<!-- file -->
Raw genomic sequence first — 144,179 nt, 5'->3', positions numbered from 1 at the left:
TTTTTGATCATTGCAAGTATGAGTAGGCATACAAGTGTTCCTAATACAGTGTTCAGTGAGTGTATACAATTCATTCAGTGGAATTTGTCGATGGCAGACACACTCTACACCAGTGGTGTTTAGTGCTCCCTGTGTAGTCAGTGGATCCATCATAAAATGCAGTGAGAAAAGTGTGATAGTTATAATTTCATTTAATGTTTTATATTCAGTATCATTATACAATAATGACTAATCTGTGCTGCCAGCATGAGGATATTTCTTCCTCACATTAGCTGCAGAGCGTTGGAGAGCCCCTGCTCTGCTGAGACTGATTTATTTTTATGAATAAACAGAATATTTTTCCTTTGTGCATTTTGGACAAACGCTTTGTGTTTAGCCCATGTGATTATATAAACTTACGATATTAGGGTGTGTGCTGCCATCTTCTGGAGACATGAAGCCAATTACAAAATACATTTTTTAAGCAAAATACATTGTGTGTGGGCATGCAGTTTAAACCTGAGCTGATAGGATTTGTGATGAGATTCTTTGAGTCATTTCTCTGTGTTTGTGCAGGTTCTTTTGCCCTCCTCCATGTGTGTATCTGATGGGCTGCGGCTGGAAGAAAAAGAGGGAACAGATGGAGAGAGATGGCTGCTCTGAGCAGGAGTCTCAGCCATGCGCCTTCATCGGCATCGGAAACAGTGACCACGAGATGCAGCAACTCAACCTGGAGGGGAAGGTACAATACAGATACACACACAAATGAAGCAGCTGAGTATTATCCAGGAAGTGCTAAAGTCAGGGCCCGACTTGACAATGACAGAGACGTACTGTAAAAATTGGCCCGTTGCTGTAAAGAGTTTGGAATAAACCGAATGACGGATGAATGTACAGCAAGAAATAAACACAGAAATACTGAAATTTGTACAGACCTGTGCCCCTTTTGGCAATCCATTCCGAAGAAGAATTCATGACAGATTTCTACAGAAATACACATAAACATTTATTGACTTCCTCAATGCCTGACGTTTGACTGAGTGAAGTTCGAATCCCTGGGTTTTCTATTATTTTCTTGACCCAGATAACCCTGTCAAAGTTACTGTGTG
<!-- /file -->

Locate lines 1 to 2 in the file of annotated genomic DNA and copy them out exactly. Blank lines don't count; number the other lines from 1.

Raw genomic sequence first — 144,179 nt, 5'->3', positions numbered from 1 at the left:
TTTTTGATCATTGCAAGTATGAGTAGGCATACAAGTGTTCCTAATACAGTGTTCAGTGAGTGTATACAATTCATTCAGTGGAATTTGTCGATGGCAGACACACTCTACACCAGTGGTGTTTAGTGCTCCCTGTGTAGTCAGTGGATCCATCATAAAATGCAGTGAGAAAAGTGTGATAGTTATAATTTCATTTAATGTTTTATATTCAGTATCATTATACAATAATGACTAATCTGTGCTGCCAGCATGAGGATATTTCTTCCTCACATTAGCTGCAGAGCGTTGGAGAGCCCCTGCTCTGCTGAGACTGATTTATTTTTATGAATAAACAGAATATTTTTCCTTTGTGCATTTTGGACAAACGCTTTGTGTTTAGCCCATGTGATTATATAAACTTACGATATTAGGGTGTGTGCTGCCATCTTCTGGAGACATGAAGCCAATTACAAAATACATTTTTTAAGCAAAATACATTGTGTGTGGGCATGCAGTTTAAACCTGAGCTGATAGGATTTGTGATGAGATTCTTTGAGTCATTTCTCTGTGTTTGTGCAGGTTCTTTTGCCCTCCTCCATGTGTGTATCTGATGGGCTGCGGCTGGAAGAAAAAGAGGGAACAGATGGAGAGAGATGGCTGCTCTGAGCAGGAGTCTCAGCCATGCGCCTTCATCGGCATCGGAAACAGTGACCACGAGATGCAGCAACTCAACCTGGAGGGGAAGGTACAATACAGATACACACACAAATGAAGCAGCTGAGTATTATCCAGGAAGTGCTAAAGTCAGGGCCCGACTTGACAATGACAGAGACGTACTGTAAAAATTGGCCCGTTGCTGTAAAGAGTTTGGAATAAACCGAATGACGGATGAATGTACAGCAAGAAATAAACACAGAAATACTGAAATTTGTACAGACCTGTGCCCCTTTTGGCAATCCATTCCGAAGAAGAATTCATGACAGATTTCTACAGAAATACACATAAACATTTATTGACTTCCTCAATGCCTGACGTTTGACTGAGTGAAGTTCGAATCCCTGGGTTTTCTATTATTTTCTTGACCCAGATAACCCTGTCAAAGTTACTGTGTG